It is important moving forward that whatever reforms are adopted will result in real, positive change – not change for the sake of it. So far City Council proposals appear at this point to be a mixed bag in that regard.
Councilors Brad Winter and Rey Garduño are sponsoring legislation that would create a new Civilian Police Oversight Agency with dedicated funding and more power. That’s an important reform taken straight from the 46 pages of the DOJ report:
APD needs to “revise the civilian oversight process to ensure that an effective system of review and approval is implemented that includes review of serious uses of force and officer-involved shootings. The oversight process should also have the resources and support necessary to assess and make recommendations regarding the department’s operations and performance that need improvement.” It should be noted that this oversight isn’t the same thing as turning operational control over to outsiders.
To successfully advance this reform from feel-good policy to productive practice, that process also needs to have teeth; currently the chief can opt to disregard the system and its findings out of hand, a common practice before former Chief Ray Schultz.
Garduño’s second proposal is not as productive, a plan to convert the police chief to an elected position. If the races for Bernalillo County Sheriff as well as District Attorney have shown nothing else over the years, it’s that whoever can talk the toughest on crime, or has the best political connections, wins. To improve, APD needs not only accountability but leadership that balances crime-fighting with justice for all involved, and reducing the chief’s job to a political campaign does not promise to strike that balance.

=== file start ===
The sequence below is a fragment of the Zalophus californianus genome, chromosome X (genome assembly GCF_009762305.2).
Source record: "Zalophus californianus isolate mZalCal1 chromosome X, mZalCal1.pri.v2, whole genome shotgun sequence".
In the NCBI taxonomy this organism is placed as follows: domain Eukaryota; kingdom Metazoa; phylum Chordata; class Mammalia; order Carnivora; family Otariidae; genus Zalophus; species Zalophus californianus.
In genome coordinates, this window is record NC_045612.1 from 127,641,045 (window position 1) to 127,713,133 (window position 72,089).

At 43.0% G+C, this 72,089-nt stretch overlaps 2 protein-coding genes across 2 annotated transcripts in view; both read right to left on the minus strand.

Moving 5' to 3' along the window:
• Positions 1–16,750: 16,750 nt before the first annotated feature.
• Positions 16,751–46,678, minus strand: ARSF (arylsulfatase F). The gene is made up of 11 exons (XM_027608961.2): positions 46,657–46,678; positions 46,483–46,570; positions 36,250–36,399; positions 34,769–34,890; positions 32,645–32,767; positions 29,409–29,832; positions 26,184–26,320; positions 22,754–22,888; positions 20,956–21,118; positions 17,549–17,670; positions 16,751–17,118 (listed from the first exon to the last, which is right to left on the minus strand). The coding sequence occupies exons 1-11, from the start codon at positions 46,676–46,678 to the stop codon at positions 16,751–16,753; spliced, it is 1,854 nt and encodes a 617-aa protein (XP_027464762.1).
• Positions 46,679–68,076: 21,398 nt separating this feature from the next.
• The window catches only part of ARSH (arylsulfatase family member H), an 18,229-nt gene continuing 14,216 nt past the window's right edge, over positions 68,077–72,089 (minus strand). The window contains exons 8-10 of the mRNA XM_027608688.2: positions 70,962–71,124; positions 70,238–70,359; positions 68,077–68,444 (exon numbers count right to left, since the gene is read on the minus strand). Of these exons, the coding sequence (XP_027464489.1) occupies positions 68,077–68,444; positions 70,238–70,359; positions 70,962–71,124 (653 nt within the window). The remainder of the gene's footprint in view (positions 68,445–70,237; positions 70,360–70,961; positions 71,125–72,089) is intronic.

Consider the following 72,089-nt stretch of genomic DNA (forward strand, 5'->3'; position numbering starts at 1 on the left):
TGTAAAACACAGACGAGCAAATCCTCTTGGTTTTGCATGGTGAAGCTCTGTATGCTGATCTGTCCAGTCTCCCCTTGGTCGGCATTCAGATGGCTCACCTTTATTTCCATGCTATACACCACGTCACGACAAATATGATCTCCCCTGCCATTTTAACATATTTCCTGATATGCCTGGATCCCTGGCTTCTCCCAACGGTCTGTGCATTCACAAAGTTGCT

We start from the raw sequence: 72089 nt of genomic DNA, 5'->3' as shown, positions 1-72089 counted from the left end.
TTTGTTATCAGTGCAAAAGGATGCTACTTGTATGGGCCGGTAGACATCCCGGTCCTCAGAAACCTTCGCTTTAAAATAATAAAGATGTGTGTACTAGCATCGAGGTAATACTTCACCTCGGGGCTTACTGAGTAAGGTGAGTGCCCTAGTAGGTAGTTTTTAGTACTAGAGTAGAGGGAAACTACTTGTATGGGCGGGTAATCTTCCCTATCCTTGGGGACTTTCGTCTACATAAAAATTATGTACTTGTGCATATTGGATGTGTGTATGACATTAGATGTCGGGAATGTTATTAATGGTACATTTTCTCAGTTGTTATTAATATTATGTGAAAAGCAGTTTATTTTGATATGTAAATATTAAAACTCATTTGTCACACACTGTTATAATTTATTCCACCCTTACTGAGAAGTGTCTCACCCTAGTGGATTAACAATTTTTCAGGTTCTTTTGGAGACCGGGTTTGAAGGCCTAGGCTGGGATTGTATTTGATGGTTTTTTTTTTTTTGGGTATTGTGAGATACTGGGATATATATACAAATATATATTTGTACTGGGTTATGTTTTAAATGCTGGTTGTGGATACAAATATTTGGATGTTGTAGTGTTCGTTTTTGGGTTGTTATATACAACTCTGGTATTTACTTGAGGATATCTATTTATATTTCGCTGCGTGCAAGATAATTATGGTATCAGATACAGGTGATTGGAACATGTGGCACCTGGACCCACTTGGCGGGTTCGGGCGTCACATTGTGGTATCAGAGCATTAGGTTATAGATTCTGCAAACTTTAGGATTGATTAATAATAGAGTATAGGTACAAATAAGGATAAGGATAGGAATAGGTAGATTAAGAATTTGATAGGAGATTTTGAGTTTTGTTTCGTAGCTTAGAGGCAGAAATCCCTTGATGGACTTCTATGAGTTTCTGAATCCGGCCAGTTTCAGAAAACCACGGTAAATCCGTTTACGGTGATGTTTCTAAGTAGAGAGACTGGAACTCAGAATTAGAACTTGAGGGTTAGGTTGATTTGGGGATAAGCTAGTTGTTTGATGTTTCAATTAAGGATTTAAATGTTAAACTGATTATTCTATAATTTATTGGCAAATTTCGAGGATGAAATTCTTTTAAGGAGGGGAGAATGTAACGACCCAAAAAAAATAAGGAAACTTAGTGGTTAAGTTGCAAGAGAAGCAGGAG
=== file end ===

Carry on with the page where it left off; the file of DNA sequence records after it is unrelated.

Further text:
However, a plan by Winter and Councilor Ken Sanchez to make a chief’s hiring contingent on Council approval merits serious consideration. The Council already confirms the city attorney and chief administrative officer, a process that provides for a robust public vetting.
The last proposal, by Councilors Klarissa Pena, Isaac Benton and Ken Sanchez, runs the risk of throwing money at the problem with no real plan in place. Adding one-eighth cent to the city’s gross-receipts tax to fund mental health and substance abuse programs would add 12.5 cents to a $100 purchase and raise $16 million a year.
Yes, APD has had to step in as de facto mental health counselors – with fatal consequences. Yet the Council’s lack of specificity beyond dollar amounts means taxpayers don’t really know what they will be getting for all that money. Simply allocating half to “basic services” and half to a homeless shelter doesn’t answer the important question of how the mentally ill population will be better served. And it ignores the stark reality that many homeless folks, including APD fatal shooting No. 23 John Boyd, refuse to stay in shelters. For accountability, councilors need to flesh out this proposed appropriation before making a decision.
Additional reform proposals are likely, especially once the city and DOJ begin negotiations toward a consent decree. As the discussion continues, councilors have an important responsibility in ensuring those adopted promise to result in positive change.
This editorial first appeared in the Albuquerque Journal. It was written by members of the editorial board and is unsigned as it represents the opinion of the newspaper rather than the writers.